For a long time, even though I have been practising as a pharmacist for about 5 years now, this day usually passes by, no big deal. This year, however, I got a lot of goodwill messages and by the end of the day, it felt like it was my birthday.
The theme for this year was: Pharmacists are medicines expert.
In Kano Nigeria, it was a two-day event.
Day one was for a procession, a press conference and some radio campaigns and advocacy where we basically informed the public about us.
Day two was for a symposium addressing the theme with a sub-theme: Drug Information Centre – A resource for Evidence-Based Care. And yours truly was the keynote speaker.
I am a pretty shy person with next to zero confidence. This year, I took up a job lecturing part-time. And that helped me come out of my shell a little bit. When I accepted the offer to say ‘something small’ at the Pharmaceutical Society of Nigeria’s (PSN) event for World pharmacists Day, I thought it was just that, something small. When I found out it was the keynote address, I declined. Then I spoke to Mr Push who did exactly that – He pushed me and encouraged me and made me re-accept. I still wasn’t convinced I could. Then I gave myself a pep talk.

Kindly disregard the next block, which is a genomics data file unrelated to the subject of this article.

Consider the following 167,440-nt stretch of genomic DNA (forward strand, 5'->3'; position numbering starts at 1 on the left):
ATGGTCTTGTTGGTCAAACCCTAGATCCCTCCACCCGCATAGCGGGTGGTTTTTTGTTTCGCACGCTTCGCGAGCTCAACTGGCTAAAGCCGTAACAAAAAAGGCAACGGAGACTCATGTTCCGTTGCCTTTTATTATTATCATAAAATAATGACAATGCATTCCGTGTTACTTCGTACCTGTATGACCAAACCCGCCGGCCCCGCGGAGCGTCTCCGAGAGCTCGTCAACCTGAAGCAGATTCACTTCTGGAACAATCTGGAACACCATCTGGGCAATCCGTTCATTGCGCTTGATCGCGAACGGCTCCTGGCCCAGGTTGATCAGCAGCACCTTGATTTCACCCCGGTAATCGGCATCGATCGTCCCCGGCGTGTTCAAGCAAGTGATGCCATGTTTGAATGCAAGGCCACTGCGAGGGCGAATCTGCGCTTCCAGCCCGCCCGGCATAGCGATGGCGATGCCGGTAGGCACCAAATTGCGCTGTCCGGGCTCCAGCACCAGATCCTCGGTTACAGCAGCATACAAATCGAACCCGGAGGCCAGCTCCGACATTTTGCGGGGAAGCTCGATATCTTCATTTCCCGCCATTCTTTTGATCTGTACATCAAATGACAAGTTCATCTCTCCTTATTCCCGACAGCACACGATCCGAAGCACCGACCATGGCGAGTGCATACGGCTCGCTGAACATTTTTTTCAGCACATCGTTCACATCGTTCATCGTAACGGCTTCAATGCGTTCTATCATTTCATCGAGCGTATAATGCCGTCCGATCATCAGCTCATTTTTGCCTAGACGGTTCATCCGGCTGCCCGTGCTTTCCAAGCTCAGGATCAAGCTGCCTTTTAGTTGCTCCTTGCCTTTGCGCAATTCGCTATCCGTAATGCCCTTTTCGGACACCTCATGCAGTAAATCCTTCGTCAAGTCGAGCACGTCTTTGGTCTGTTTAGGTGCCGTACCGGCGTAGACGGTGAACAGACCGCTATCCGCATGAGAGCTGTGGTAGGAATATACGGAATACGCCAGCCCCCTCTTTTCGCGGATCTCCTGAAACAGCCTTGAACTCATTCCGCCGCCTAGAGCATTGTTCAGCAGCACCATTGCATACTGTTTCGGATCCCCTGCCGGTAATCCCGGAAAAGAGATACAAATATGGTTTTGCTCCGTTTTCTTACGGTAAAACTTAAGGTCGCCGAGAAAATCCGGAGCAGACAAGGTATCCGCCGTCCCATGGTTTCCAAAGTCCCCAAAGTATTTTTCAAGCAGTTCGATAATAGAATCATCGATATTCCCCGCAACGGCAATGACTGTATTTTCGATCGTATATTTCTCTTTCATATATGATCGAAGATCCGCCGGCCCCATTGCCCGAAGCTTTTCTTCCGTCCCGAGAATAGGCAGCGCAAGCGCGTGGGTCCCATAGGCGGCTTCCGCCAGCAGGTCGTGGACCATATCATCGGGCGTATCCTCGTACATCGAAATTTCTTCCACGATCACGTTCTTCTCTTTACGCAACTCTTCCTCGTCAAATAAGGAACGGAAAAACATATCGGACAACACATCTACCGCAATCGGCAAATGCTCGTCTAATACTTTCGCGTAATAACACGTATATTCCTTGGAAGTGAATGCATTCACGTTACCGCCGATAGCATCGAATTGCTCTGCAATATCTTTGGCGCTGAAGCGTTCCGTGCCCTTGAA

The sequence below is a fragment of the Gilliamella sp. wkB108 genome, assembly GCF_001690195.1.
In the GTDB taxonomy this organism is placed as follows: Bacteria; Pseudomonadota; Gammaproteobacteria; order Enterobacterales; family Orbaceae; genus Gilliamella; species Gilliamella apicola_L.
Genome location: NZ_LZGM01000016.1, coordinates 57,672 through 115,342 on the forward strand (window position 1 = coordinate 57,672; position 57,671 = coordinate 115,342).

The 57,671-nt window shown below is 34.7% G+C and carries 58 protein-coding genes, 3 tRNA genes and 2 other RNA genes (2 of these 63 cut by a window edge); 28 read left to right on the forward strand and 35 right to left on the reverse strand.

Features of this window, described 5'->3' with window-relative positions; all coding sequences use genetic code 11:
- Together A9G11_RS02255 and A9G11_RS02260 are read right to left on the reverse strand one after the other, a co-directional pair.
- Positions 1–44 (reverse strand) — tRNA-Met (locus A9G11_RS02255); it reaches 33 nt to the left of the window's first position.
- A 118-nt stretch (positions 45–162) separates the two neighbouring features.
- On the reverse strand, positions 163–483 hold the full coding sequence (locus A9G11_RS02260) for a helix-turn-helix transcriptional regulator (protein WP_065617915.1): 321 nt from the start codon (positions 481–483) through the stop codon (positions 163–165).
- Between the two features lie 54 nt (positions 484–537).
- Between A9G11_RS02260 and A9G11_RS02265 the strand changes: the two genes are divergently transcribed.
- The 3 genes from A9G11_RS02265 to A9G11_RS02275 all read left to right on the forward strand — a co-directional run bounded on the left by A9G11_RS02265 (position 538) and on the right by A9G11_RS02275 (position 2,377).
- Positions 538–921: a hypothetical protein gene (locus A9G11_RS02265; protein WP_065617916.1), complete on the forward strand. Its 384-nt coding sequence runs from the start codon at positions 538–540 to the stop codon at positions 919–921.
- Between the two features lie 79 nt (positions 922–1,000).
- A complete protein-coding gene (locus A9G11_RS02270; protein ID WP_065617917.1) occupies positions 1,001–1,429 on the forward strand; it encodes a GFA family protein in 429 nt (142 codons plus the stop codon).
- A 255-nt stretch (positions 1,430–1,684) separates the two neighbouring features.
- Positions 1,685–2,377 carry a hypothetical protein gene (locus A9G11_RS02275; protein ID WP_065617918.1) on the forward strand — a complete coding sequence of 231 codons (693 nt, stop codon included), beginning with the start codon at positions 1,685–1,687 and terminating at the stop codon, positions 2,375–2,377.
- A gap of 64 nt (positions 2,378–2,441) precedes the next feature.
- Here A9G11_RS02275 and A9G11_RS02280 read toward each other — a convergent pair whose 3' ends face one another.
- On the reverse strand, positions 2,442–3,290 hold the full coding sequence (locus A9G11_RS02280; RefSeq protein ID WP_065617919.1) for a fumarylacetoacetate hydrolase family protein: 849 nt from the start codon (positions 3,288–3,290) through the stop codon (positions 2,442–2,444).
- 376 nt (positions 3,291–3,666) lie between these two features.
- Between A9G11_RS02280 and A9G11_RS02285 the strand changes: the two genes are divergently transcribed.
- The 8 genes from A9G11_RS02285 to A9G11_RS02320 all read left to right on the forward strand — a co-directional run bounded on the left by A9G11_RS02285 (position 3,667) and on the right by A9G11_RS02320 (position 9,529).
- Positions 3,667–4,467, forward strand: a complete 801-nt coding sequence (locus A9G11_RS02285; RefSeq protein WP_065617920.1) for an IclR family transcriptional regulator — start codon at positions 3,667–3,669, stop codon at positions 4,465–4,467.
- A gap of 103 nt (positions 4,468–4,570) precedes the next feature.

Me: How does this make you feel?
Me again: Afraid and excited.
Also Me: Don’t worry about your fear and I am not asking you to not be afraid. It’s okay. All you need to do is show up and that would be all.
Lol! I did show up and that was all. Alhamdulillah! You can read the paper and presentation.
The highlight of the speech was when I said,
“Being a pharmacist is enough, Now, you have two choices, become a first-class medicines expert or a second-class medical doctor.”
I have heard that phrase repeated by at least 4 people since then.
Maybe I can do this public speaking thing after all. TED maybe? Lol!
After the symposium, I attended an event organized by GlaxoSmithKline titled Anti-Infective Pharmacy. It was basically a webcast plus a lunch buffet.
I had just made it to dessert. It was a slice of melt-in-your-mouth cake deliciousness. I sat there planning how to get some to-go without looking like a glutton because I was stuffed. Alhamdulillah! Then this lady walks up to me and we exchange salams. Let’s call her cherry.
Cherry – I know you from the mall right?
Me – Oh yes, I used to work in the pharmacy there but I left about 2 years ago.
Cherry – I would never forget you, you thought me how to use my inhaler better. Thank you.
Me – Speechless
She was long gone before I realized I did not ask for her name. The first thing I felt was gratitude. Alhamdulillah for being placed in a position to impact someone so. That made every effort, failure and struggle worth it. That was the cherry on top (See what I did there?) I no longer needed a slice of melt-in-your-mouth cake deliciousness to-go because, at that moment, I felt filled and fulfilled.
I am a pharmacist, what is your superpower?